I suspect your comment was primarily sarcasm but there is a substantial penalty now for people to renounce their citizenship. The rich pay alot to do it but it still creates a large tax savings for them. The not so well off also pay a fee and I suspect it's a much greater burden on them.
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Old 07-17-2014, 07:41 AM   #94
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The handing back his passport thing is simply a public statement to tell his home country to go f**k itself for trying to steal his hard-earned money. That's how he views it.
That's what I thought. Unlike the US, there is no need for somebody in France to take the drastic step of giving up their citizenship to escape high taxes. All they have to do is to simply become a resident of a different country. The US is one of the very countries in the world that taxes based on citizenship. So, renouncing citizenship due to a punitive tax regime is pretty unique to the US.
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Old 07-17-2014, 07:56 AM   #95
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So, renouncing citizenship due to a punitive tax regime is pretty unique to the US.
I hadn't thought the original comments were worth bringing out Porky; but if this continues, it's inevitable. The US tax code definitely needs some work. In a true bipartisan spirit, our elected officials seem to have agreed not to do anything. I doubt its worth even discussing other than the original basis of this thread which has been pretty well beaten to death.
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Old 07-17-2014, 08:09 AM   #96
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I hadn't thought the original comments were worth bringing out Porky; but if this continues, it's inevitable. The US tax code definitely needs some work. In a true bipartisan spirit, our elected officials seem to have agreed not to do anything. I doubt its worth even discussing other than the original basis of this thread which has been pretty well beaten to death.
Sigh...I was simply responding to the other person. I can certainly delete it...
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Old 07-17-2014, 08:26 AM   #97
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On the flip side.......Our 5 reasons to retire abroad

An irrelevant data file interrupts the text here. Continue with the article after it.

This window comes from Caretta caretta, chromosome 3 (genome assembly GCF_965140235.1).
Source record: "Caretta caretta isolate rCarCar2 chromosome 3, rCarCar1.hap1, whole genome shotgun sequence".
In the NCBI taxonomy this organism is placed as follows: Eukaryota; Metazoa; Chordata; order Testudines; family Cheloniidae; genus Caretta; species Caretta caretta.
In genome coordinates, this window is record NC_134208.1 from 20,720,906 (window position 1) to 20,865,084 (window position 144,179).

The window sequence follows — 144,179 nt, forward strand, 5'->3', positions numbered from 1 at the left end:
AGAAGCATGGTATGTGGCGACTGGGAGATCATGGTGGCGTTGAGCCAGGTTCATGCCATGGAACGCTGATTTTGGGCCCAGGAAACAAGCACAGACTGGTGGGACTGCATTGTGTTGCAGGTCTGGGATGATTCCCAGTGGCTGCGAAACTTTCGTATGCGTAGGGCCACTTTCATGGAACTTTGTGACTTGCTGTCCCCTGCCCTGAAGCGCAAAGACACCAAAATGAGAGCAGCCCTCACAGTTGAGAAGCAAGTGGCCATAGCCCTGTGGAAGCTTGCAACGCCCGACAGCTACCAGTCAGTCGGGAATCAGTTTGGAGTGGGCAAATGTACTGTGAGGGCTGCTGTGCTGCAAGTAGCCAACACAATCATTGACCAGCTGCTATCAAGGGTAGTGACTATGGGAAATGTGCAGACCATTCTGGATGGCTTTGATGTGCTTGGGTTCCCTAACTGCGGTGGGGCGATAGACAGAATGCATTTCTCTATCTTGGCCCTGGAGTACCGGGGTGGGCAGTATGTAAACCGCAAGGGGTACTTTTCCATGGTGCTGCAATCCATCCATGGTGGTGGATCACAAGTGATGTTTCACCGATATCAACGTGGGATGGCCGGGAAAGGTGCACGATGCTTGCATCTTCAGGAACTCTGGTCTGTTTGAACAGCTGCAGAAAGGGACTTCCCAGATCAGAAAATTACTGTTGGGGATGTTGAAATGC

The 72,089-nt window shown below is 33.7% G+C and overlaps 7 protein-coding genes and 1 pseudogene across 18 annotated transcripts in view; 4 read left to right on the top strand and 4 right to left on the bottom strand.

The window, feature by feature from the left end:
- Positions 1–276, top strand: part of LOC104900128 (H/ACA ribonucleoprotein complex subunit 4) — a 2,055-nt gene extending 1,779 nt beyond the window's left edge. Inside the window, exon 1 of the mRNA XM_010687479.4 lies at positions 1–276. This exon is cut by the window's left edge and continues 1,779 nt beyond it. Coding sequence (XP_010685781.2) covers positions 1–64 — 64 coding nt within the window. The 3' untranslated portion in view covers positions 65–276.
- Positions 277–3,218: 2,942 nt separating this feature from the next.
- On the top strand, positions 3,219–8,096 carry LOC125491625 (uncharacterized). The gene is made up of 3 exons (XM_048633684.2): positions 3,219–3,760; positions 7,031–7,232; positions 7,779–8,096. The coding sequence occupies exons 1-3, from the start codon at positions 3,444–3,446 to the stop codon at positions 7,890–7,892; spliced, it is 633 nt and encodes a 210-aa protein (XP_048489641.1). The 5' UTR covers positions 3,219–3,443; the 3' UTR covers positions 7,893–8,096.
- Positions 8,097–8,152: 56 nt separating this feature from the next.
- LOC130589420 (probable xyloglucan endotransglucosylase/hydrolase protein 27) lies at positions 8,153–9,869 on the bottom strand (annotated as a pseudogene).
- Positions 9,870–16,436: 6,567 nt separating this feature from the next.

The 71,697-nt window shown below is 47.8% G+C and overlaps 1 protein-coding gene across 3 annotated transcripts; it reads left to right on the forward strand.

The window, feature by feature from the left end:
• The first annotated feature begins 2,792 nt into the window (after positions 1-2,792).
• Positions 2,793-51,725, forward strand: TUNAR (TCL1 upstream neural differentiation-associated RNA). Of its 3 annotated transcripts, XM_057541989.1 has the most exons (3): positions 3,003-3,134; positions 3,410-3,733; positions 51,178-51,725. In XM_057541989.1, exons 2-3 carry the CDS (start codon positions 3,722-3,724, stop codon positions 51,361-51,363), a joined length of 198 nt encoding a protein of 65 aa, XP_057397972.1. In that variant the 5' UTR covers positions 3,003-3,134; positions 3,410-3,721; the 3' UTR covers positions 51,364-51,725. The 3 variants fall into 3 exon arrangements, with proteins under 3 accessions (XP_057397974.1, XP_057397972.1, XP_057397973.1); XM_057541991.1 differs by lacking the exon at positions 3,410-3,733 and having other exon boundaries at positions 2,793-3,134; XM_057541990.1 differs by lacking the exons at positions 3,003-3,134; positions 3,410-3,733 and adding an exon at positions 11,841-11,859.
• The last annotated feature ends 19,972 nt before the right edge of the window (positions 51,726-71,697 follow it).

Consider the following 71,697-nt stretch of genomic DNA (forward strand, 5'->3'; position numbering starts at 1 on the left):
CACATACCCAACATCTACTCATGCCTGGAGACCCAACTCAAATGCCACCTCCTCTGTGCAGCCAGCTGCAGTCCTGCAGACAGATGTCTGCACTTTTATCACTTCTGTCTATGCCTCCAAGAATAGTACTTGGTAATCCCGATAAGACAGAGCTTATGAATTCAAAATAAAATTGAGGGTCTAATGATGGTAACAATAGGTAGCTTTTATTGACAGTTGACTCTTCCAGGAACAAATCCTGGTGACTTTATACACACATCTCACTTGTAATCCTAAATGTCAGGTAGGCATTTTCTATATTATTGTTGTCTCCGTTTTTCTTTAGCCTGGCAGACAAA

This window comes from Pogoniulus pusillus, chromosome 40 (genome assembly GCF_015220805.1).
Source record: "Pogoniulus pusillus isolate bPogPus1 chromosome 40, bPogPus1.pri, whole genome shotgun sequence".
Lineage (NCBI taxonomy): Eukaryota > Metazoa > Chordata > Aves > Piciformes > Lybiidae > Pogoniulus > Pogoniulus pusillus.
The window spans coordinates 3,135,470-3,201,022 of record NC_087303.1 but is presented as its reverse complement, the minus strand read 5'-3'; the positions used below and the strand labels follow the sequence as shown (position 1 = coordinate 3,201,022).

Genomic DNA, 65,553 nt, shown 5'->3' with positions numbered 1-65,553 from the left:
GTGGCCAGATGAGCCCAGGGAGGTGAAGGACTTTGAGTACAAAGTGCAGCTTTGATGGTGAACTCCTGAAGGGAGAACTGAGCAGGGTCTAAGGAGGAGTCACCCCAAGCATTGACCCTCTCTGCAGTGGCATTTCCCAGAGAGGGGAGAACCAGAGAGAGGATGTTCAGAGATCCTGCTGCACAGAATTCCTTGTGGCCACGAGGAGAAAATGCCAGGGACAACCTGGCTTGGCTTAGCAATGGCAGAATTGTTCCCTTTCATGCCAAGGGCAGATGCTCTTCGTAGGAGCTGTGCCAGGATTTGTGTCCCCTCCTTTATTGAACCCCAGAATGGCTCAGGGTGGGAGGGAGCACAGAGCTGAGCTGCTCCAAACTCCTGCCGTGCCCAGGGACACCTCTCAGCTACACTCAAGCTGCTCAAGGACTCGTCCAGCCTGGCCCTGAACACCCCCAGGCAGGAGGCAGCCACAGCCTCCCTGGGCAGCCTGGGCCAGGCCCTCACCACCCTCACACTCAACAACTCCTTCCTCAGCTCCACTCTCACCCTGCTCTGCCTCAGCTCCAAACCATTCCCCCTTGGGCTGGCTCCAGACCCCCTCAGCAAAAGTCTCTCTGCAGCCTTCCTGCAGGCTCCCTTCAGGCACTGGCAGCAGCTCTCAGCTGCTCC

Our 5 Reasons to Retire Abroad
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Old 07-17-2014, 09:02 AM   #98
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Actually, it's people violence, not gun violence.
This is the sort of superfluous comment which leads to discussions being closed.
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Old 07-17-2014, 09:14 AM   #99
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In my email inbox this morning was this article by well-known posters here Billy and Akaisha Kaderli that addresses this topic very well from a seasoned expat/world traveler perspective. Neither I nor the Kaderli's think this is going to be a choice for more than a tiny percentage of U.S. retirees, but like them I'd hate to see anyone with a desire to see the world and have some memorable adventures dissuaded by the kind of disinformation and fear-based negativity that runs through the Market Watch article. In any case, the Kaderli's have been living mostly abroad for decades with great vigor and joy for decades, on a $24-30K total annual budget, so it can be done:

http://retireearlylifestyle.com/aaa/...ire_abroad.htm
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Old 07-17-2014, 09:40 AM   #100
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Mod team consensus is that this thread has outlived its usefulness. Thanks to those who contributed to constructive, intelligent, harmonious discussion or debate of retirement related topics.